The purpose of the Naturalist Certificate is to certify students as having proficiency in occupational skills in interpretive natural history. These skills are required for careers as an interpretive naturalist and related positions with employers such as science and history museums, nature interpretive centers, state departments of natural resources, arboretums, preserves, and forests.
- One course in plant taxonomy, field botany, regional vegetation, or woody plants with a minimum of 90 contact hours.
- One course in field biology, natural history, woody plants, animal ecology, or an animal group, with a minimum of 90 contact hours.
- One course in ecology or introductory tropical medicine with a prerequisite of one year in general biology, with a minimum of 90 contact hours.
- One course in physical geography, geology, land resources, land stewardship ecology, biosphere science, or soils with a minimum of 90 contact hours.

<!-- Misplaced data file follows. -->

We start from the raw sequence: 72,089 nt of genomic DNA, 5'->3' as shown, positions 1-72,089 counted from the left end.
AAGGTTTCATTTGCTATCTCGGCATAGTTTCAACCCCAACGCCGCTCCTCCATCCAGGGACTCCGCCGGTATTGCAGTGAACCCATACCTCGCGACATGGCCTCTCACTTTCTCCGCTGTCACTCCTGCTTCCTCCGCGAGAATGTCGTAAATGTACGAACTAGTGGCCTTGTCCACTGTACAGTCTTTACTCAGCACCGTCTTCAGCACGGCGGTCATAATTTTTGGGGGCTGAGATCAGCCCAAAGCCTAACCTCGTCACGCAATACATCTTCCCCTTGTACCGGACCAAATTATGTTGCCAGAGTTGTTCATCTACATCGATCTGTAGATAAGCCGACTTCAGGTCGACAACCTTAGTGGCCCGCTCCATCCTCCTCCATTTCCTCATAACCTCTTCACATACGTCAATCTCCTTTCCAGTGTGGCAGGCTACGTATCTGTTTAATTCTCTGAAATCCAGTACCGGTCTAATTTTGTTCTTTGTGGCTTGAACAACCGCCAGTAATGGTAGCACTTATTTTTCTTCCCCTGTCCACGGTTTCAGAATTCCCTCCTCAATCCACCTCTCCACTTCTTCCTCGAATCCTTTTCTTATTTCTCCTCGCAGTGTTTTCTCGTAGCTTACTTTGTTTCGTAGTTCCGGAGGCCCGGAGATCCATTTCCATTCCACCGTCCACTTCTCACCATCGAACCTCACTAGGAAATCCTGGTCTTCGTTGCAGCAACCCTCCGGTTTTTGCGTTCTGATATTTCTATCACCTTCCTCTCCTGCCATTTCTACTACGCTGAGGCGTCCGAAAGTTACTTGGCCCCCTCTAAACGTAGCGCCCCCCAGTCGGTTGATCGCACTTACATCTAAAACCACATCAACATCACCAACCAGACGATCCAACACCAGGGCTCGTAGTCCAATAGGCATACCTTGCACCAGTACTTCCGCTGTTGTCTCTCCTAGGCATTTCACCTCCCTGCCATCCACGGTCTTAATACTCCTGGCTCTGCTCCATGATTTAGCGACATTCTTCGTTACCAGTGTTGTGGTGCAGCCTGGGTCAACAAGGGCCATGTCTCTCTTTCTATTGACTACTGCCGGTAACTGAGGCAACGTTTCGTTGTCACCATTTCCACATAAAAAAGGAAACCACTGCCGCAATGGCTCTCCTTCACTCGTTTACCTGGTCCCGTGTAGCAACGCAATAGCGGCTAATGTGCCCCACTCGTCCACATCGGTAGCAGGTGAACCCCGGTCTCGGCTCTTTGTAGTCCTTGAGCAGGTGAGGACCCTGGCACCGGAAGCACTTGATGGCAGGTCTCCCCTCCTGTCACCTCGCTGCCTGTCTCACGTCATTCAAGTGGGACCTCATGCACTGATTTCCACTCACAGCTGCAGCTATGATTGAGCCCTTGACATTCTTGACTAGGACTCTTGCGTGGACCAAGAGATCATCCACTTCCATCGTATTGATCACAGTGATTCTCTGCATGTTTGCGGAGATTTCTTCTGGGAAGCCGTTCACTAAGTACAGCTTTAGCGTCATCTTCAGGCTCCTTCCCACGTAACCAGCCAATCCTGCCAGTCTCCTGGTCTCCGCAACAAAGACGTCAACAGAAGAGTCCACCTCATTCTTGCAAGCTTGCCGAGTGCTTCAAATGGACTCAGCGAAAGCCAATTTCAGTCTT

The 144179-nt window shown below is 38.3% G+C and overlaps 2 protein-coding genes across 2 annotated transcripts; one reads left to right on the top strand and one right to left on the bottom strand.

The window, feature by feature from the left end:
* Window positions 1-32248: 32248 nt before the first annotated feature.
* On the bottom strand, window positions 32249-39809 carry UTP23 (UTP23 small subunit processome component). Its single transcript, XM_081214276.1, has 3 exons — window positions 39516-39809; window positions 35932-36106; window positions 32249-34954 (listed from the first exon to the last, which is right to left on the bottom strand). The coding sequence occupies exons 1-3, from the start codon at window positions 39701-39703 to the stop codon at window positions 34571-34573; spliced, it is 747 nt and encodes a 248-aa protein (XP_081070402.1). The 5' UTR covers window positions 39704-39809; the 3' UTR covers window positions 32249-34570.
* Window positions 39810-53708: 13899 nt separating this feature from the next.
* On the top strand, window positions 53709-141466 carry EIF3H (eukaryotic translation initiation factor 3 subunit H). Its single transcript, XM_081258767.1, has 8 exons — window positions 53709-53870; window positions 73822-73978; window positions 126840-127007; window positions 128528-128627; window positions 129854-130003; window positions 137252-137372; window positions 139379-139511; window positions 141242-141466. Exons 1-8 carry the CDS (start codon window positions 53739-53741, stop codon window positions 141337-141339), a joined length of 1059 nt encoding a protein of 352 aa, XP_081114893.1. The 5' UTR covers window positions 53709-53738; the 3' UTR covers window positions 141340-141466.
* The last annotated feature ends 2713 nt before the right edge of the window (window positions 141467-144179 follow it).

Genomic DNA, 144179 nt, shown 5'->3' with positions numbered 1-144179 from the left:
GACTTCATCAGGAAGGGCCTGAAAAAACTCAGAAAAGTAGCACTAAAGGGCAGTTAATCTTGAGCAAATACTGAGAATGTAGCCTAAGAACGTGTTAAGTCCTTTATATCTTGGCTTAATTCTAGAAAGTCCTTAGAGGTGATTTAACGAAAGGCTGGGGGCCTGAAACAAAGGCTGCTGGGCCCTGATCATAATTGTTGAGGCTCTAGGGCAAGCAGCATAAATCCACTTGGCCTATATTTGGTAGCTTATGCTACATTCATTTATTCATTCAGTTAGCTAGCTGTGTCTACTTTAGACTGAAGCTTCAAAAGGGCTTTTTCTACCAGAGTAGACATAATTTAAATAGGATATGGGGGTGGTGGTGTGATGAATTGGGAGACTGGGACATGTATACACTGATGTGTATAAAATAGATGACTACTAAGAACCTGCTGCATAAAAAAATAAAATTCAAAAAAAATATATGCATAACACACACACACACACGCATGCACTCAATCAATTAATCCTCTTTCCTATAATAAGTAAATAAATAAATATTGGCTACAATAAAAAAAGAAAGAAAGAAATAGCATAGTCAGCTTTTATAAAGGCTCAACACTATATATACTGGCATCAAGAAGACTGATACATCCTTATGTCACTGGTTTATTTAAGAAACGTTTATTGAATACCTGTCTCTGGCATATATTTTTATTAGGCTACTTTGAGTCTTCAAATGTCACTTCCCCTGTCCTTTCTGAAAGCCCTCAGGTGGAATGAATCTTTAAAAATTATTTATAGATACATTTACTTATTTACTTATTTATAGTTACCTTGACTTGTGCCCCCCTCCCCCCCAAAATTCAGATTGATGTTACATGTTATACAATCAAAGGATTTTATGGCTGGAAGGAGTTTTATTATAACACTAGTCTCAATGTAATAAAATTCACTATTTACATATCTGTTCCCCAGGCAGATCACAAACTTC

Occupational Techniques Requirement
This requirement is met through course work and proficiency tests administered by the faculty of the Institute.
Must demonstrate proficiency in professional museum techniques for at least one major plant or animal group. Examples are herbarium specimen preparation and management, insect specimen preparation and management, study skin preparation and management, and preserved specimen preparation and management. This usually is achieved through regular work done in Au Sable courses.
Must demonstrate proficiency in use of topographic maps, aerial photographs, and geographical positioning systems (GPS) for orientation and other purposes under field conditions. Must demonstrate proficiency in management, transport, and safety techniques for use of boats and canoes. Must demonstrate proficiency in conducting field trips for children and adults, including aspects relating to ecological sustainability, environmental stewardship, and safety through an Au Sable Internship or as a volunteer for a church or nature center.
Literature and Information Techniques
Must demonstrate proficiency in selecting and managing library materials relating to environmental stewardship and natural history subjects. This can be achieved by (1) developing a specific topical collection for the Institute’s “Green Box Collection;” (2) contributing to the Au Sable website; or (3) volunteer work on an environmental topic in an Au Sable campus library, college library, public library, or nature center library.